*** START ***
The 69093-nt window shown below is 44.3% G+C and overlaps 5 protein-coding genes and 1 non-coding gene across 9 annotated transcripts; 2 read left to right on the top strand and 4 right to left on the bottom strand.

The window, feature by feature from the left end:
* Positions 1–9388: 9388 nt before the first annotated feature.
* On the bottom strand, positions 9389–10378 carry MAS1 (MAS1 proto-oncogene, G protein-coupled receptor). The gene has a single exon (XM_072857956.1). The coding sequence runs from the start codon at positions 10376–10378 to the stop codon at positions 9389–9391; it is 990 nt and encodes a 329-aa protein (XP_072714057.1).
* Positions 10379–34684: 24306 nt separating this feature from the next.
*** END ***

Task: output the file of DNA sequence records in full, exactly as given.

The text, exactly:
The 69093-nt window shown below is 44.3% G+C and overlaps 5 protein-coding genes and 1 non-coding gene across 9 annotated transcripts; 2 read left to right on the top strand and 4 right to left on the bottom strand.

The window, feature by feature from the left end:
* Positions 1–9388: 9388 nt before the first annotated feature.
* On the bottom strand, positions 9389–10378 carry MAS1 (MAS1 proto-oncogene, G protein-coupled receptor). The gene has a single exon (XM_072857956.1). The coding sequence runs from the start codon at positions 10376–10378 to the stop codon at positions 9389–9391; it is 990 nt and encodes a 329-aa protein (XP_072714057.1).
* Positions 10379–34684: 24306 nt separating this feature from the next.